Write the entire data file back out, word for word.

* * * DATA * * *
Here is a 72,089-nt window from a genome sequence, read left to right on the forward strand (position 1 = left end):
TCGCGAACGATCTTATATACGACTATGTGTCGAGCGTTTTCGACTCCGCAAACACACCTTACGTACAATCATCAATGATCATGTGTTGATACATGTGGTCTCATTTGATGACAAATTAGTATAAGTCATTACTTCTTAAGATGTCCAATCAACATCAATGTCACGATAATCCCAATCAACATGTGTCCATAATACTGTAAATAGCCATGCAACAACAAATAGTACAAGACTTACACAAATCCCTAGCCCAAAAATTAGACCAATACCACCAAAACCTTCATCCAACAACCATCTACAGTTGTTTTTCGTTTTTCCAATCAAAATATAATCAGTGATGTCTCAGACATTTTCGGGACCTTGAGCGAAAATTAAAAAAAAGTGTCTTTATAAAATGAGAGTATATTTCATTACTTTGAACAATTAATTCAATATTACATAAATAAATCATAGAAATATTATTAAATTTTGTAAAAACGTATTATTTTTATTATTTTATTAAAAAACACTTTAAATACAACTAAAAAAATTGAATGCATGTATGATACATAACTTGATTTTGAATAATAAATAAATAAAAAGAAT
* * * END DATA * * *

Here is a 72,089-nt window from a genome sequence, read left to right on the forward strand (position 1 = left end):
TCGCGAACGATCTTATATACGACTATGTGTCGAGCGTTTTCGACTCCGCAAACACACCTTACGTACAATCATCAATGATCATGTGTTGATACATGTGGTCTCATTTGATGACAAATTAGTATAAGTCATTACTTCTTAAGATGTCCAATCAACATCAATGTCACGATAATCCCAATCAACATGTGTCCATAATACTGTAAATAGCCATGCAACAACAAATAGTACAAGACTTACACAAATCCCTAGCCCAAAAATTAGACCAATACCACCAAAACCTTCATCCAACAACCATCTACAGTTGTTTTTCGTTTTTCCAATCAAAATATAATCAGTGATGTCTCAGACATTTTCGGGACCTTGAGCGAAAATTAAAAAAAAGTGTCTTTATAAAATGAGAGTATATTTCATTACTTTGAACAATTAATTCAATATTACATAAATAAATCATAGAAATATTATTAAATTTTGTAAAAACGTATTATTTTTATTATTTTATTAAAAAACACTTTAAATACAACTAAAAAAATTGAATGCATGTATGATACATAACTTGATTTTGAATAATAAATAAATAAAAAGAAT